‘Go and stand in line’: Woman’s advice after online order resulted in wrong birth certificate

WINNIPEG — Don’t rely on a third party to apply for a copy of a birth certificate. That’s the advice from the Manitoba government’s Vital Statistics Agency after a woman received the wrong birth certificate for her son.

Jennifer Wiebe, who currently lives in Fort McMurray, Alta., says the trouble began when she used a website to apply for a copy of her son’s Manitoba birth certificate, thinking it was the official page.

She says she filled out the information, printed, signed and scanned the form and sent it in with credit card information via Express Post. She says the process cost her $80 for the certificate and $40 for postage.

She was surprised by what was returned to her by mail a few days later.

“I went in and signed for it. And, yeah, we opened it up and it’s the same – the child has the same first and last name, different middle name and different parents and different birth dates,” said Wiebe.

DISAPPOINTED WITH THE RESPONSE

Wiebe said when she called Vital Statistics to report the mix-up, she wound up on hold for 37 minutes. When she spoke with someone, the response was disappointing.

“Once I did get somebody on the phone it was such a nonchalant response I was receiving from the lady, even when I brought up, like, ‘this is personal information that is being exposed. Not just mine, wherever my son’s birth certificate is but the people who I’ve received theirs.’ And she’s like, ‘yeah, we’ll talk to a supervisor about that,” said Wiebe.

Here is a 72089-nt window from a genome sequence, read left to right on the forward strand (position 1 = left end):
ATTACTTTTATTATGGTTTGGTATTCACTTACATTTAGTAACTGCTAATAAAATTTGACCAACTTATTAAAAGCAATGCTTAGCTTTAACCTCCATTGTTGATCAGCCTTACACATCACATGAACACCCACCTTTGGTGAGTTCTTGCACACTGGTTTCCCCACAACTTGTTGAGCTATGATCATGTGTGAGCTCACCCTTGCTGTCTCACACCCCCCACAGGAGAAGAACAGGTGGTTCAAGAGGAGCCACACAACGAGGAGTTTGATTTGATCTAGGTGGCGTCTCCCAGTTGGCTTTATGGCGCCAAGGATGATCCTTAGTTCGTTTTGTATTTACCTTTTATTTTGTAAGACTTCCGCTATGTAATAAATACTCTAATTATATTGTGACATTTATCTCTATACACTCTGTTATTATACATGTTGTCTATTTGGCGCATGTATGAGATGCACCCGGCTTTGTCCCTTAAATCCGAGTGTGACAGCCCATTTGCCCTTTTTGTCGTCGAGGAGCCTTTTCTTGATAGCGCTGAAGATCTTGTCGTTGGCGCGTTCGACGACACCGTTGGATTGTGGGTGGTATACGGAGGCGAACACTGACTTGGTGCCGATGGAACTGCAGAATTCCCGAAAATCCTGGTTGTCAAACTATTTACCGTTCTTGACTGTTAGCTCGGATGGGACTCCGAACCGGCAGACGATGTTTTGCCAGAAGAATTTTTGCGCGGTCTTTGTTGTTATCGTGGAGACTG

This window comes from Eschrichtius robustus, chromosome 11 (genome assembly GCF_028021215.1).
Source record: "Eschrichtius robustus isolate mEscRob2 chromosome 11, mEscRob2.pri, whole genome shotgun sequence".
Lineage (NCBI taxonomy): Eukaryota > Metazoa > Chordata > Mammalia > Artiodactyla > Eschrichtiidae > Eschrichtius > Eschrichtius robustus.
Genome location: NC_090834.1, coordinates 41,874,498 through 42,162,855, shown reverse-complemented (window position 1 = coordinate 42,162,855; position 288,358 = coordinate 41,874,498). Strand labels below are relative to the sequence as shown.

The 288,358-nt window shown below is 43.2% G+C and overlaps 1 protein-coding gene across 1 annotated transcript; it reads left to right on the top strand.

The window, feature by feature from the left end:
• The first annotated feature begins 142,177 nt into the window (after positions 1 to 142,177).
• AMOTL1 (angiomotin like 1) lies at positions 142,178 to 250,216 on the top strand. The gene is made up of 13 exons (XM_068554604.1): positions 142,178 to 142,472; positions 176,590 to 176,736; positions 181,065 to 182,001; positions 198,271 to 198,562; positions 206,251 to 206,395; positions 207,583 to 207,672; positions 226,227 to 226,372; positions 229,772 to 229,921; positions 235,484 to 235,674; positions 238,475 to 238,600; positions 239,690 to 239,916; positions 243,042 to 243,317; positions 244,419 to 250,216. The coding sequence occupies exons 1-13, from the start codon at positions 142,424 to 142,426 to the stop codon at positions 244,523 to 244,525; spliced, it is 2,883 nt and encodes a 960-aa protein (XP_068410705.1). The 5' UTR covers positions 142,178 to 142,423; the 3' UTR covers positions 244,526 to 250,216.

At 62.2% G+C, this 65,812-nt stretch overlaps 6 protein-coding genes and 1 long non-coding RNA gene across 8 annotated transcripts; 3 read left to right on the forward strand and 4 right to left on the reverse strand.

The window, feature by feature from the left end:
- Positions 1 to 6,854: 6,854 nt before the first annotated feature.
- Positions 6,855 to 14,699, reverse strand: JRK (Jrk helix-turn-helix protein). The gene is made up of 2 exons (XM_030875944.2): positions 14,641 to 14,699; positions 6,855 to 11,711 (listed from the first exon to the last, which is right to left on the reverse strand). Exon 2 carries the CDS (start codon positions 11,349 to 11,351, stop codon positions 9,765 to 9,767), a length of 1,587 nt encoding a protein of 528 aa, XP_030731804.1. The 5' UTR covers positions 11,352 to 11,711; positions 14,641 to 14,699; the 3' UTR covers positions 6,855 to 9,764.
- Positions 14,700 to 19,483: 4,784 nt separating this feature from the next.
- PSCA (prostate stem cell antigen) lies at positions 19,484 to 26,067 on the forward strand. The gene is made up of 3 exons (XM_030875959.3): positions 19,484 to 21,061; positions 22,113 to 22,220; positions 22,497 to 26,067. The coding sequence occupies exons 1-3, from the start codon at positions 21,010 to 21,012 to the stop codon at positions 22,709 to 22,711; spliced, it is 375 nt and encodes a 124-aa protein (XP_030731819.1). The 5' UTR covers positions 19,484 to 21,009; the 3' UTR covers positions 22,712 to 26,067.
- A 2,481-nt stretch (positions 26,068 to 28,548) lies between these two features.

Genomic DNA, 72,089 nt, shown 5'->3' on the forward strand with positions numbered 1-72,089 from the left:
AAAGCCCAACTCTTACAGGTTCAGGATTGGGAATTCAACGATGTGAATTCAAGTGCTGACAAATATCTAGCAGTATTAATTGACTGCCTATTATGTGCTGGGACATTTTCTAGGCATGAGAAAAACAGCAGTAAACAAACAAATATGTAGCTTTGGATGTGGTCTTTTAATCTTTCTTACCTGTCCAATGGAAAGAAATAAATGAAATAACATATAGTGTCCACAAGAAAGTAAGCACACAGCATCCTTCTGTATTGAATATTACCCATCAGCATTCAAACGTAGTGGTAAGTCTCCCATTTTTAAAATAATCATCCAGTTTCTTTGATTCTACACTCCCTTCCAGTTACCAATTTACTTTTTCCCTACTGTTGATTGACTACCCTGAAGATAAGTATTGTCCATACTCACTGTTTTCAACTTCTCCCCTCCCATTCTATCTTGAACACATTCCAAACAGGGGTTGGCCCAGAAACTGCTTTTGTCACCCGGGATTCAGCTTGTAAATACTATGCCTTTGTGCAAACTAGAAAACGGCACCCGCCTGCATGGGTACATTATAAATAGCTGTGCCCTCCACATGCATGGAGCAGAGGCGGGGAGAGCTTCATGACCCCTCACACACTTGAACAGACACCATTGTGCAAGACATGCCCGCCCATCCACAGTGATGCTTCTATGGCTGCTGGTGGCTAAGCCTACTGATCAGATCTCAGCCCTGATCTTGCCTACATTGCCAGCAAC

Wiebe says the woman advised her to mail the wrong certificate back.

“And we asked about a refund for our thing and she says ‘well, you won’t be re-charged.’ So basically I was told, ‘you’re not going to be re-charged for us expressing out the proper birth certificate. And I said ‘well, this is putting us behind schedule, like we needed this information immediately’.

Wiebe says the woman on the other end of the line also told her a supervisor from the agency would be calling her later in the day to help. That call never came.

Wiebe says the experience, including what she described as the woman’s nonchalant attitude, shocked her.

“There was no apologies, no nothing, and it’s like this shouldn’t be my responsibility. In my mind there should be some other avenue that they have. Maybe they have a courier that they want it couriered directly to them. It’s not my responsibility to fix their mistakes. And if I send it off, what if it doesn’t get to them?”

CHILD’S NAME SPELLED INCORRECTLY

A spokesperson for Vital Statistics says the mix-up can be traced back to Wiebe’s use of an online third party to apply for the birth certificate. The spokesperson said the third party transcribed the child’s name incorrectly into the Agency’s own application form.

That led to a mix-up at the agency office, leading to confusion with another child with same name, born around the same date.

Vital Statistics says the dispute about a refund, which Wiebe says she’s asked for, must be handled between the third party and the applicant.

To protect the privacy of personal and confidential information, the agency recommends people apply directly online to its own website. 

Wiebe said she did eventually receive a follow-up call with an apology from Vital Statistics. She says the agency explained to her that she likely clicked on a link that took her to a third-party site called vitalcertificates.ca, and that’s where the trouble started.

Wiebe says she later found out Vital Statistics would only have charged her 65 dollars for the certificate and the rush order she’d requested

Wiebe says she’s been assured her correct birth certificate is now on its way to her in Alberta via courier.

Her advice after the mix-up and the headaches it’s caused her: “Go and stand in line for these documents. Don’t rely on online services. If I’d known how it would go, I’d have bought a plane ticket to Winnipeg and stood in line.”

 With files from Mike Arsenault and Renee Rodgers